Galleries of Justice in the Lace Market


Ye Olde Trip To Jerusalem, partially built into the cave system beneath Nottingham Castle, is a contender for the title of "England's Oldest Pub" due to its supposed establishment in 1189. The Bell Inn on the Old Market Square, and Ye Olde Salutation Inn on Maid Marian Way have both disputed this claim. An episode of the Channel 4 TV documentary series History Hunters tested attributes of the three claimants and found that, while each has its own evidence, none can claim exclusivity. The Trip, whilst the oldest building, was for most of its early life a brewery and not a public house. The Salutation sits on the oldest recognised public house site, but the current building is comparatively recent. The Bell, although not in such an antiquated location, boasts the oldest public house building. There is also conflicting information available: dendrochronology from roof timbers in the Salutation give a date for the building of c.1420 with similar dates for the Bell. Ultimately, the roots of the multiple claims can be traced to various subtleties of definition in terms such as public house and inn.


Secondary Education

Nottingham's state schools consistently rank poorly in national league tables. Despite a lot of investment, the closure of numerous schools and the opening of new city academies, Nottingham City LEA remains near the bottom of the league tables at both primary school and secondary school levels. At primary level, Nottingham was ranked fourth from bottom in the country, at 147th out of 150 local authorities rated in 2006,[10] whilst at secondary level, Nottingham came eighth from bottom nationally in terms of GCSE results attained.[11]

Nottingham also has a number of independent schools, with Nottingham High School, which was founded in 1513, being the city's oldest educational establishment by far. Nottingham High School came 8th nationally for A-Levels in 2008 according to the Sunday Times.

Further Education

Four further education colleges are located in Nottingham. Castle College is the largest and was formed from the merger of Broxtowe College and the People's College. New College Nottingham is the result of the merger of four smaller further education colleges, whilst Bilborough College is solely a Sixth Form college. South Nottingham College also has a campus in the city centre.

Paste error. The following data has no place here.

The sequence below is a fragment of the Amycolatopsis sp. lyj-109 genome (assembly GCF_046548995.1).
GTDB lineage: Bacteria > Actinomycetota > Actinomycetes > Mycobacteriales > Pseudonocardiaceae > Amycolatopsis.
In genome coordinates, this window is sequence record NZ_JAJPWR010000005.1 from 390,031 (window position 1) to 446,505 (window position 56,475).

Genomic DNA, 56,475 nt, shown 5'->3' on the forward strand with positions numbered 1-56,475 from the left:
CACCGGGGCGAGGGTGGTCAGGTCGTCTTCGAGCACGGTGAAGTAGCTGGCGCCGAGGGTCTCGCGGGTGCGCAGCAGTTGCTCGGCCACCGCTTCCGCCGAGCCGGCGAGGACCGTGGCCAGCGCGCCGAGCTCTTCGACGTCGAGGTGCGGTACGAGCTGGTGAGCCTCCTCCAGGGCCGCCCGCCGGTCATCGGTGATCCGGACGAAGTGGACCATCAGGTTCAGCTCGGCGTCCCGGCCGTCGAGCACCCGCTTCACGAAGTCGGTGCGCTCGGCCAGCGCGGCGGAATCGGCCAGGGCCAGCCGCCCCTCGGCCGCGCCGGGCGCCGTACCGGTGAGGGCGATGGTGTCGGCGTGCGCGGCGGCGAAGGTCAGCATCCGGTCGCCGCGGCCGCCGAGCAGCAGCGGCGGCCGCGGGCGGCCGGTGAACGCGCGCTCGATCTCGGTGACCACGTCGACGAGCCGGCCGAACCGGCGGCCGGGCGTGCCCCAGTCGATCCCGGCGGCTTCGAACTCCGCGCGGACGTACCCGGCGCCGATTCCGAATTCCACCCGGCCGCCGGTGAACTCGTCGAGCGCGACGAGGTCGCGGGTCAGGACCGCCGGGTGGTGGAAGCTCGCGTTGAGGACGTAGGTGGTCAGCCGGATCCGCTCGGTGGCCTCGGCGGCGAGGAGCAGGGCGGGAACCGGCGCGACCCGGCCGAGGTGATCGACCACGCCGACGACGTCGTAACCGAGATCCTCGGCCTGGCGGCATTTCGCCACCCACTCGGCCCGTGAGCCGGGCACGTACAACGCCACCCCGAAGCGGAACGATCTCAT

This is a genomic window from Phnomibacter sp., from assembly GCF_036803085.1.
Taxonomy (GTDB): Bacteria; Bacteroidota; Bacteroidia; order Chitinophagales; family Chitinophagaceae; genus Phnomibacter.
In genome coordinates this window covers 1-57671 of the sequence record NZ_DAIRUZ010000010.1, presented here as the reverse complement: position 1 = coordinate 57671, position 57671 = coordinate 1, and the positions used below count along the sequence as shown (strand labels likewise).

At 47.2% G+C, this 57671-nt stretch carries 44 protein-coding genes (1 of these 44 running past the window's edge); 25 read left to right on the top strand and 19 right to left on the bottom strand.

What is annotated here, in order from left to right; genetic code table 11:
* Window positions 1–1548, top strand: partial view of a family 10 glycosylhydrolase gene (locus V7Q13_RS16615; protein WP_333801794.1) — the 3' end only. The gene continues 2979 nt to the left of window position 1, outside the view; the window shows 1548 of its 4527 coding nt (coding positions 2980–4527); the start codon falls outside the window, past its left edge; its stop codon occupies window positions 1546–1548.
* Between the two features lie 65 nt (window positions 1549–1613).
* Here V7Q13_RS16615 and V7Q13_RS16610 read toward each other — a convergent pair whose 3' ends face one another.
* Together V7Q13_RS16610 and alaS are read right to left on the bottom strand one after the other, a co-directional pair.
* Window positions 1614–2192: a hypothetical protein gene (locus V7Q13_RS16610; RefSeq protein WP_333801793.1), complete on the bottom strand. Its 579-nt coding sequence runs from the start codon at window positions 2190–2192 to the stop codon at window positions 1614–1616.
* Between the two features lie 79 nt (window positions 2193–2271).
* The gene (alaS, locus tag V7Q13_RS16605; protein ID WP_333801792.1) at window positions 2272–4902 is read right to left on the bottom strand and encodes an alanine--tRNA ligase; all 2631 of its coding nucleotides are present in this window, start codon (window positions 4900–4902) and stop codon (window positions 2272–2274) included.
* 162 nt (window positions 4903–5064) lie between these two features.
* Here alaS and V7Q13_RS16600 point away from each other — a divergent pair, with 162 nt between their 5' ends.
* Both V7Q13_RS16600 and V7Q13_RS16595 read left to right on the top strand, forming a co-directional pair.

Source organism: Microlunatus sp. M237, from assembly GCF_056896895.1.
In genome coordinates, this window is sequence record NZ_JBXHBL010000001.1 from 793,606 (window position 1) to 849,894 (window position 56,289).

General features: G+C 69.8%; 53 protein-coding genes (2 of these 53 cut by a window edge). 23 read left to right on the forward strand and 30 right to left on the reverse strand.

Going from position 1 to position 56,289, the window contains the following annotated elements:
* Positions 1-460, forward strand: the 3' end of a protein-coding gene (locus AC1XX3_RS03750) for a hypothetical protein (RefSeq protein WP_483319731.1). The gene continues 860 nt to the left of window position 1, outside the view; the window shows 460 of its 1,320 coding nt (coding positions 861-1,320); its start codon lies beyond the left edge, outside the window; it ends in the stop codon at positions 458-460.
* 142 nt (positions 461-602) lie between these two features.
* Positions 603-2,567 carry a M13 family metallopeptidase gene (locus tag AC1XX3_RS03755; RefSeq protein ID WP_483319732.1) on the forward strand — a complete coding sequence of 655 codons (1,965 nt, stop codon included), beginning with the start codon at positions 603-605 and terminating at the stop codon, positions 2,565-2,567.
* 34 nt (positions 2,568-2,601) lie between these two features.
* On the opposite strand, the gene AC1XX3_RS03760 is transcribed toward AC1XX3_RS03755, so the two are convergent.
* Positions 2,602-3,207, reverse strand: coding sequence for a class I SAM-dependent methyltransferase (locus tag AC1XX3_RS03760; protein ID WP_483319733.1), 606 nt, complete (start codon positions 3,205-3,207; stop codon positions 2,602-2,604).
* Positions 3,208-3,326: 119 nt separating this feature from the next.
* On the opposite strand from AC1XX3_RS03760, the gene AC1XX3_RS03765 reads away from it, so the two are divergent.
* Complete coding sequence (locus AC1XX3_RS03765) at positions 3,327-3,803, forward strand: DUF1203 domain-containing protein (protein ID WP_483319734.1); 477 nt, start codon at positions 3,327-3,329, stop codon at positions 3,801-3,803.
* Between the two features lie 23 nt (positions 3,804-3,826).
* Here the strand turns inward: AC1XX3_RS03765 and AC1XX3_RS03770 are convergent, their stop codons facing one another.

Higher Education

The University of Nottingham, founded in 1798, situated in Highfields Park

Nottingham is home to two universities: the University of Nottingham and Nottingham Trent University (formerly Trent Polytechnic). Together they are attended by over 40,000 full-time students. The University of Nottingham's teaching hospital, University of Nottingham Medical School, is part of the largest hospital in the UK, the Queen's Medical Centre (aka QMC). The city is home to the headquarters of the National College for School Leadership, whilst the Nottingham School of Fashion is notable for having trained the famous fashion designer Paul Smith.


Nottingham is home to the headquarters of many well-known companies. One of the best known is Boots the Chemists (now Alliance Boots), founded in the city by Jesse Boot, 1st Baron Trent in 1849 and substantially expanded by his son John Boot, 2nd Baron Trent.

Part of the HMRC complex in Nottingham.

Other large current employers include the credit reference agency Experian, the energy company E.ON UK, the tobacco company John Player & Sons, betting company Gala Group, engineering company Siemens, sportswear manufacturers Speedo, high street opticians Vision Express, games and publishing company Games Workshop (creator of the popular Warhammer series), PC software developer Serif Europe (publisher of PagePlus and other titles), the American credit card company Capital One, whose European offices are situated by the side of Nottingham station. Nottingham is also the home of HM Revenue and Customs and the Driving Standards Agency.

Although Boots itself is no longer a research-based pharmaceutical company, a combination of former Boots researchers and university spin-off companies have spawned a thriving pharmaceutical/science/biotechnology sector. BioCity, the UK's biggest bioscience innovation and incubation centre, sits in the heart of the city and houses around thirty science-based companies. Other notable companies in the sector include Perceptive Informatics (ClinPhone plc before being bought by Parexel) and Pharmaceutical Profiles. The city was made one of the UK's six Science Cities [12] in 2005 by the then Chancellor Gordon Brown.

Until recently bicycle manufacturing was a major industry, the city being the birthplace of Raleigh Cycles in 1886 and later joined by Sturmey-Archer, the creator of 3-speed hub gears. However, Raleigh's factory on Triumph Road, famous as the location for the filming of Saturday Night and Sunday Morning, was demolished in Summer 2003 to make way for the University of Nottingham's expansion of Jubilee Campus.